August climate impacts stories: Hurricane Harvey, other climate change fueled-floods, and more

August 30th: Harvey reminds us that we should treat climate change as we treat other public health threats. That’s the argument in this New York Times op-ed: Harvey, the storm that humans helped cause.

Holthaus-harveyAugust 29th: The most sobering hot-take on Harvey is by Eric Holthaus: Harvey is what climate change looks like.

August 27: Michael Mann offered a clear explanation of the climate change-Hurricane Harvey connection.

Climate change boosts hurricanes through higher and hotter seas say @KHayhoe @AndrewDessler: The relationship between hurricanes and climate change.

August 26: Rapid hurricane intensification, like we’ve seen with Harvey, is consistent with climate change, writes Chris Mooney.

August 25: First tanker crosses Arctic from Europe to Asia-without icebreaker help. Fleet of 15 coming soon.

August 24:Alaska’s permafrost is thawing, and that has huge implications, locally, regionally, and globally. (My colleagues Beth Herndon and Lauren Kinsman-Costello are studying how permafrost melt, wetlands, carbon, and phosphorus interact in the Alaskan tundra.

2017WarmNights_cleveland_en_title_lgAugust 23: As the number of warm nights is increasing, it makes it harder to recover from heat waves.

August 22: Britain’s seabird colonies face catastrophe as warming waters disrupt their food supply. But we don’t know exactly how big problem is because the UK government won’t fund a new seabird census. The last one was done in 2000.

August 20: High Ground Is Hot Property as Sea Level Rises: Climate Gentrification in Miami.

August 19: Climate gloom and doom? Bring it on. But we need stories about taking action, too. (via @ClimateCuddles)

August 16:Humid heat waves that can kill healthy people in hours will affect millions in South Asia in decades.

August 15:
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August 14th: 91 volcanoes discovered under the West Antarctic Ice Sheet!!!! This is so exciting on multiple levels, from the pure geo-nerdery to the potential climate change impacts. Geeking out. (Read Andrew Freedman’s article for all of the details, but its possible that (1) geothermal heating associated with the volcanoes will contribute to melting and destablization; (2) melting the ice sheet could enhance volcanic activity as the pressure is released; and (3) the volcanoes will help anchor the ice sheet in place and reduce the possibility of catastrophic collapse. These are not mutually exclusive possibilities.)

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August 13th: Flooding in Miami now happens every spring tide. Rainfall & storm surges don’t help out either. I liked the headline in the Washington Post: “Flooding in Miami is no longer news – but it is certainly newsworthy.”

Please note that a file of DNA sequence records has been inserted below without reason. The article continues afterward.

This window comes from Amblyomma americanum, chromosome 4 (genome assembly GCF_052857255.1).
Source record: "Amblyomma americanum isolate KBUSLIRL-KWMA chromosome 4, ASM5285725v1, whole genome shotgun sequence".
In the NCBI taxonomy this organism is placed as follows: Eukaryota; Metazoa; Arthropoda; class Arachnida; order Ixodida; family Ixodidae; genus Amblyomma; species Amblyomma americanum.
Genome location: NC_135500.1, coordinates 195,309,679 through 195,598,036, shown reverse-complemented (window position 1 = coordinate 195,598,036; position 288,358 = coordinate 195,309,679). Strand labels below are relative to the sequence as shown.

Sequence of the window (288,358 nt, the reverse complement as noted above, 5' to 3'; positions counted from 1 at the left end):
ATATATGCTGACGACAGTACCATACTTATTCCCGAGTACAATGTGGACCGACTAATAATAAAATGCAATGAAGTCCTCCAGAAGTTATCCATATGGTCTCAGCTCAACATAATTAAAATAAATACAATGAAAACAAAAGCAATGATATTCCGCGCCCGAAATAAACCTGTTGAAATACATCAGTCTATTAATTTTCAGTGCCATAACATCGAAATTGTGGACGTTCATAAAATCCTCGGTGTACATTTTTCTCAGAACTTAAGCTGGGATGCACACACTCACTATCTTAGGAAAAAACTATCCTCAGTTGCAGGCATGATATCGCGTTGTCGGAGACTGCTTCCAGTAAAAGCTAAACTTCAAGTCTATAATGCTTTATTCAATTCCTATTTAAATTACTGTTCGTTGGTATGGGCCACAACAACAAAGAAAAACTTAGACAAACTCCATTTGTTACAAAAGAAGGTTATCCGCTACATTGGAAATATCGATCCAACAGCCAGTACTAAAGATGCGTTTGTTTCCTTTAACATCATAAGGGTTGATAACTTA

August 12th: Sometimes you just have to laugh, so you don’t cry. Talking about climate politics, with humor. Thanks, Stephen Colbert.

 

August 11th: Climate change fueled a mega-rainstorm that flooded Louisiana 1 year ago, and the vulnerable people caught in the flood are still picking up the pieces. Special and important reporting by Climate Central.

August 10th: A new paper in Science shows that European floods have shifted in timing, up to 2 weeks earlier per year, since 1950. What’s particularly intriguing about the study is that the timing shifts haven’t just occurred in snowy regions, but also in places where rainfall is causing water tables to rise and soils to become more saturated earlier in the spring.

August 9th: Erratic weather affects subsistence rice farmers in Madagascar, further proof that some of the worst climate change impacts will be felt by those least responsible for causing it.

August 7th: Peru’s glaciers have made it a laboratory for adapting to climate change. It’s not going well. This is a really nice feature story from the Washington Post.

August 5th: A new report says that extreme heat & weather could kill 50x more people per yr in Europe by 2100 than today. That may be overestimate, but a more reasonable number in the report is that 2 out of every 3 Europeans will be affected by weather disasters (per year?) compared to 1 in 20 today. Heat waves will account for 99% of all the excess deaths predicted, and it’s awfully hard to relocate away from a heat wave.

August 4th: If you are not yet listening to smart & human commentary on climate change, what’s stopping you?

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August 2nd: A visualization that condenses space and time to tell a powerful story about the local and global impacts of climate change through the 20th century and beyond.

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Categories: by Anne, climate science, hydrology, ice and glaciers, links
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